My other teacher –of course, without her knowing it- was the late Italian journalist, Oriana Fallaci. Her book Interview with History was and still is mesmerizing. She used the interview as a weapon and, with it, she confronted some the most powerful men and women of her time. Oriana Fallaci believed that the interview was a war between the interviewer and the interviewee.
And because of her style, she never expected to interview anybody twice. From her I learned that it is not the same to interview a dictator than the victims of his dictatorship. That principle applies to Cuba but also to Arizona.
My interviews with sheriff Joe Arpaio are very different than the ones with the Latinos detained by his agents simply because of the color of their skin and their accent. We have to keep them honest.
Oriana Fallaci and Elena Poniatowska remind me all the time that the only place to be for a reporter is as far away as possible from power, the powerful and government. When I see on TV the White House Correspondents’ Dinner with the president, it’s hard to believe that their job is to ask the tough questions from the commander in chief.
I’m truly convinced that our most important social responsibility is to speak truth to power and to prevent the abuse of the powerful. If we don’t ask the tough questions nobody else will. If we have a choice between being a friend or an opponent of someone with power, chose the latter. We’ll never be wrong if we question instead of applauding. And question everyone: that my idea of bipartisanship.
I can’t help to notice that I’m the first Latino to win this award. Most of the work that I do is in Spanish. The reality is that nowadays many of the things that we do in Spanish go directly to the mainstream media in English. The best example is the meetings that we had with the both Presidential candidates this week.
It is true, no apologies; we try to give voice to the voiceless in this country.
Since the Hispanic community is seriously underrepresented politically –we are 17 percent of the population but we only have 2 senators- many times if falls on us, Hispanic journalists, the responsibility of portraying fairly (and even defending) a group composed by millions of undocumented immigrants, a tragic number of students who are not finishing high school, and way too many families living in poverty.
So, yes, we are guilty of practicing journalism with a point of view, with a Latino point of view. For us it’s a very simple proposition: if we don’t talk about the plight of Latinos and immigrants in this country, nobody else will.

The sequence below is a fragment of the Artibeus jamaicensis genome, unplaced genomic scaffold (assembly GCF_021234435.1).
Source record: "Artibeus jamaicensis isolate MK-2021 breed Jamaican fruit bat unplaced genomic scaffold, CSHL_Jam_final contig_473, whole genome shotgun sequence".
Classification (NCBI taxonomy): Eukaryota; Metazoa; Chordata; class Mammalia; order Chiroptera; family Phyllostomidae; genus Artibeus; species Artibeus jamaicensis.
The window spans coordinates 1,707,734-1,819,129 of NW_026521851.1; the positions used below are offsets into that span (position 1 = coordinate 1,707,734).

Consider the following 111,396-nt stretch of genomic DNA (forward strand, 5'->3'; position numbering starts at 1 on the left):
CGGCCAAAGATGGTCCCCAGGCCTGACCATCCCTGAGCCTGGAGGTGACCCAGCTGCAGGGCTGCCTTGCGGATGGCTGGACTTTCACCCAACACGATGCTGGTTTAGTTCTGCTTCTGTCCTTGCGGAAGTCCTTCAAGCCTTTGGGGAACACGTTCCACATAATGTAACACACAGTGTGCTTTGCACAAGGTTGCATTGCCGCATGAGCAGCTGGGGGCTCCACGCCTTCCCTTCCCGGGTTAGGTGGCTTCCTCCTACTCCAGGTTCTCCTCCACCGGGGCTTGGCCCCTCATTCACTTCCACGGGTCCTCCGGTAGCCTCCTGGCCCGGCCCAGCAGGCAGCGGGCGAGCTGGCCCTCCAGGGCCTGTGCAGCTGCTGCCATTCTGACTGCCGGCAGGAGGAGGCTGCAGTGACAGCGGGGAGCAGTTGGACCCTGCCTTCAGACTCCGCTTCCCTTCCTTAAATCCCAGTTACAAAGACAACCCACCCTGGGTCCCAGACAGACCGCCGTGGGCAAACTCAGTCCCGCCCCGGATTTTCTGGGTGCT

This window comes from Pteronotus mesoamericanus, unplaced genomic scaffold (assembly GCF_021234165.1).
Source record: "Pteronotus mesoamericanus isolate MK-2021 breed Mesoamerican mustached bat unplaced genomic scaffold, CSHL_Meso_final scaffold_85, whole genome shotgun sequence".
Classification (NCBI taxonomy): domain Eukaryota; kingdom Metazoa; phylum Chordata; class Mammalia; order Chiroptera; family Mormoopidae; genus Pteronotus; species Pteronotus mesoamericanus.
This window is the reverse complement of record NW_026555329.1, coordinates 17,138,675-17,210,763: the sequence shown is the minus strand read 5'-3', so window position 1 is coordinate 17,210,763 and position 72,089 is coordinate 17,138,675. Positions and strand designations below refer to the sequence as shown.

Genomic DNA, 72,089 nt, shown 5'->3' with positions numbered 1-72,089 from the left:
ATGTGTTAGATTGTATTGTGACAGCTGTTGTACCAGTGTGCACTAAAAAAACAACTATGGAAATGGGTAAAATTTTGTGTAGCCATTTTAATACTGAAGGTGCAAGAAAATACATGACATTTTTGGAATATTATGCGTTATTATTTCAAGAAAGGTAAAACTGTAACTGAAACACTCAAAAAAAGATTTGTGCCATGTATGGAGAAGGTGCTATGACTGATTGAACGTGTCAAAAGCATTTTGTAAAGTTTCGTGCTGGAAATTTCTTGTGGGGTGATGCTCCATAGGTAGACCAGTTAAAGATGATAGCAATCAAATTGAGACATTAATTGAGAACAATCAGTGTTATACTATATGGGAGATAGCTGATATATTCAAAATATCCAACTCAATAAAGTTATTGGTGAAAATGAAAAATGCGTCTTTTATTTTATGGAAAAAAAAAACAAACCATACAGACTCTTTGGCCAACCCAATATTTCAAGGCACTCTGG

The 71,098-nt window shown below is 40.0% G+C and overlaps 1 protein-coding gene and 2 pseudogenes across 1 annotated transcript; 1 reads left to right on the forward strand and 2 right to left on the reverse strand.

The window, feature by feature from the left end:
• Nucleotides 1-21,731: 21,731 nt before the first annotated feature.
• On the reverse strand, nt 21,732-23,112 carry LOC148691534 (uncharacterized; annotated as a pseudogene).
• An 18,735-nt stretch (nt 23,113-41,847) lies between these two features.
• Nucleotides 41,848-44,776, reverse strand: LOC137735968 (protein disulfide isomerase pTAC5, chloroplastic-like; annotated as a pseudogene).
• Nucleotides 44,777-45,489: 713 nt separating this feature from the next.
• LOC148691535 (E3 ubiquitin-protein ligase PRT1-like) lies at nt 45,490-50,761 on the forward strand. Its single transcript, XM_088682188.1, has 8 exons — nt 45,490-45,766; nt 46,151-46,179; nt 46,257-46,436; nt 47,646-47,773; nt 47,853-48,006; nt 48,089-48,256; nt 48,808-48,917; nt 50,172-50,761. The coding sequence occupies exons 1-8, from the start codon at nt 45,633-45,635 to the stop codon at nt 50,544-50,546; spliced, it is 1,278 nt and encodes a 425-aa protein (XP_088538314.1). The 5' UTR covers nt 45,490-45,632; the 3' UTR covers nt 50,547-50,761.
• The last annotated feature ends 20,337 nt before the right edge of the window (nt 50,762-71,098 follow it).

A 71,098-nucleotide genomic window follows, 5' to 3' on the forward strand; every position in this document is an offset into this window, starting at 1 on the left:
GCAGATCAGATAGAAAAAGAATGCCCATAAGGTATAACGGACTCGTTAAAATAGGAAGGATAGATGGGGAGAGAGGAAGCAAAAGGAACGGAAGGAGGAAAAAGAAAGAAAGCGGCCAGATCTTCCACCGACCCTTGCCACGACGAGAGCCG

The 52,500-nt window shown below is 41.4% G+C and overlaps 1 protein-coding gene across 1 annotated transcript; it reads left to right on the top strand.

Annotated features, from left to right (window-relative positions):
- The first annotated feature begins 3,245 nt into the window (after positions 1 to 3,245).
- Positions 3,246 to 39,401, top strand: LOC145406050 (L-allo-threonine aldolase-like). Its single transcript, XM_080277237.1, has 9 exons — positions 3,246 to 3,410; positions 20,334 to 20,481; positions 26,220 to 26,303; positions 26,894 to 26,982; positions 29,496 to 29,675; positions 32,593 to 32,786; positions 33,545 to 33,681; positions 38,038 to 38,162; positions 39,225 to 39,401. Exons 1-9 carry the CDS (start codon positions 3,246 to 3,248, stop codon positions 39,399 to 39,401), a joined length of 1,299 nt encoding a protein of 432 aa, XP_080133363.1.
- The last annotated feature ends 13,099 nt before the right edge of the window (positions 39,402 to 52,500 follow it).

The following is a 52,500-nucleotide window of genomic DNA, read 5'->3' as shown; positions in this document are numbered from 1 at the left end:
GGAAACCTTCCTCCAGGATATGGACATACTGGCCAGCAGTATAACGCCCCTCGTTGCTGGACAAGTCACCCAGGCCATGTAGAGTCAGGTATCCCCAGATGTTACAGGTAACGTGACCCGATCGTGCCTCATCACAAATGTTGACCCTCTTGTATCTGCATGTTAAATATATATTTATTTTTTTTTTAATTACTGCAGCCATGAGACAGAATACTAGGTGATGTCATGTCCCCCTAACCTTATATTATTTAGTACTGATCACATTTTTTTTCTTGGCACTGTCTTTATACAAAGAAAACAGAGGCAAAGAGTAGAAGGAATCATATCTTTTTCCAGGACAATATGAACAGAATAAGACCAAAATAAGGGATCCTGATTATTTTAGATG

That’s why we have criticized President Obama for not keeping his promise about an immigration reform during his first year in office and for deporting more immigrants than any other president in history. And, at the same time, we have criticized Governor Romney for being the first Republican candidate in three decades who opposes immigration reform and for supporting the idea of self-deportation for millions of immigrants. If we don’t do it, who will?
Yes, it’s controversial to practice journalism with a point of view, but we are not the first ones. Edward R. Murrow defended his point of view again McCarthy. Walter Cronkite fought the Vietnam war on television. And even more recently Christiane Amanpour changed the way we saw the war in the former Yugoslavia and Anderson Cooper exposed a government that didn’t do a “heck of a job” after hurricane Katrina.
So, it’s true. We practice journalism with a point of view. As a matter of fact, in times like this, that’s the only way to fulfill our responsibilities. Good journalism has never been about ratings or being invited to a party.
At the end, good journalism is simply a matter of credibility and trust. People believe you or they don’t. But it’s not magic. Credibility comes from saying what you see, being there, reporting with balance and confronting those who are in power.
If we do all this, people will trust us. And that’s all that we need. The rest will come along.
By Jorge Ramos Avalos
(September 21, 2012)